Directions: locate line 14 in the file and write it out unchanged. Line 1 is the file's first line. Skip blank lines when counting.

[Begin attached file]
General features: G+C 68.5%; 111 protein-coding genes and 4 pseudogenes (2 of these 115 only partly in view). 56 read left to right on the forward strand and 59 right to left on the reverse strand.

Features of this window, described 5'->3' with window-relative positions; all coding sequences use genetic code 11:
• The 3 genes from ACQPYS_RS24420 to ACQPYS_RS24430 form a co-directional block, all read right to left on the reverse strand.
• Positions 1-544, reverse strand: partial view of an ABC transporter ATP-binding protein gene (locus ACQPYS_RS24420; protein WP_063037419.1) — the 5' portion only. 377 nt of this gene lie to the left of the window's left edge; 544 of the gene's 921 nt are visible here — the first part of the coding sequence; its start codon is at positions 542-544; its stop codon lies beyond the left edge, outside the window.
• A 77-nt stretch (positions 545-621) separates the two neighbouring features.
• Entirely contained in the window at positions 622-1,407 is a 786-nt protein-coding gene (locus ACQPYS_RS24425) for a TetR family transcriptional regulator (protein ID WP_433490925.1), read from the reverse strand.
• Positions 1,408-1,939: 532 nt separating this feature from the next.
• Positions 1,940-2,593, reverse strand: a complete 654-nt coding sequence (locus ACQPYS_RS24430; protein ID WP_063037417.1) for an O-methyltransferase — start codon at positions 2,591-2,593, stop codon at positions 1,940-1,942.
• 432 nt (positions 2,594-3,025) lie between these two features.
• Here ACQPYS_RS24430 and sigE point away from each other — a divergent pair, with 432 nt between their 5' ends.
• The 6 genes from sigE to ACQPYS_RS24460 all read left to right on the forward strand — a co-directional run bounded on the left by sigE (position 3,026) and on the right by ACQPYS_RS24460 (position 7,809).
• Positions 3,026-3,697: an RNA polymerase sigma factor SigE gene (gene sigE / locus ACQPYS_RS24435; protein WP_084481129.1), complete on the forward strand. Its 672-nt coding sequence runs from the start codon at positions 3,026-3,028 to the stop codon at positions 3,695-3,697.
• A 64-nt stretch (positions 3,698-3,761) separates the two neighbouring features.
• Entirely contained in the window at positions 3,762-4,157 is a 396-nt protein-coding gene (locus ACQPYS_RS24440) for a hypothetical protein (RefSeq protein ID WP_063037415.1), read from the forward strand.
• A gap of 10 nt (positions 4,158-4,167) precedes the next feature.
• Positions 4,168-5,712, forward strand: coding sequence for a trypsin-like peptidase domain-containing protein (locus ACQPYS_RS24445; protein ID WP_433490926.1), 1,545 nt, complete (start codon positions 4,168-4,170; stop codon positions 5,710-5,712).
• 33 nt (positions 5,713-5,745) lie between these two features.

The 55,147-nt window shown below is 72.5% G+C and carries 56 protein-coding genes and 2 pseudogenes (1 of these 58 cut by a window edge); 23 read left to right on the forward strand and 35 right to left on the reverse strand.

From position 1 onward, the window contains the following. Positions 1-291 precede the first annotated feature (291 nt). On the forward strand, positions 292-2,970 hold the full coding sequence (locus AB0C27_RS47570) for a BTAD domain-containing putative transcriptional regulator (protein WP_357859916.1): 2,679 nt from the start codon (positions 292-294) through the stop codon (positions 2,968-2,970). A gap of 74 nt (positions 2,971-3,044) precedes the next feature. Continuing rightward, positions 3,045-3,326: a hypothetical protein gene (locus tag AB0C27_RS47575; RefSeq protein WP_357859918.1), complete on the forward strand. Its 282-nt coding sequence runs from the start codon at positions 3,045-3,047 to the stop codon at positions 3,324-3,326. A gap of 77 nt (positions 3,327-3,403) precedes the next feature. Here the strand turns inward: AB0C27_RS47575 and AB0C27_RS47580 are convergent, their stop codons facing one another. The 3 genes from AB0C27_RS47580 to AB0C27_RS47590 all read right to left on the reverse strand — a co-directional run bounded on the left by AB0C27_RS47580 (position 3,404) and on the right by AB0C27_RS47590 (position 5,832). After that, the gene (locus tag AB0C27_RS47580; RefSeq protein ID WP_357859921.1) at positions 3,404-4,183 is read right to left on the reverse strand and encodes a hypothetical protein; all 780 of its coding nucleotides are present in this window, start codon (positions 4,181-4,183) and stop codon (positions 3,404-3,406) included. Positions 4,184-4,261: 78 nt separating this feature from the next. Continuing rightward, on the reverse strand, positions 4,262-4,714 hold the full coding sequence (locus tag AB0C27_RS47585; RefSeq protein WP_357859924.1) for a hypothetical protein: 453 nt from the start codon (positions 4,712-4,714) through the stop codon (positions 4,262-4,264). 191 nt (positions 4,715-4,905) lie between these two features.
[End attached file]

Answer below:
• Entirely contained in the window at positions 3,762-4,157 is a 396-nt protein-coding gene (locus ACQPYS_RS24440) for a hypothetical protein (RefSeq protein ID WP_063037415.1), read from the forward strand.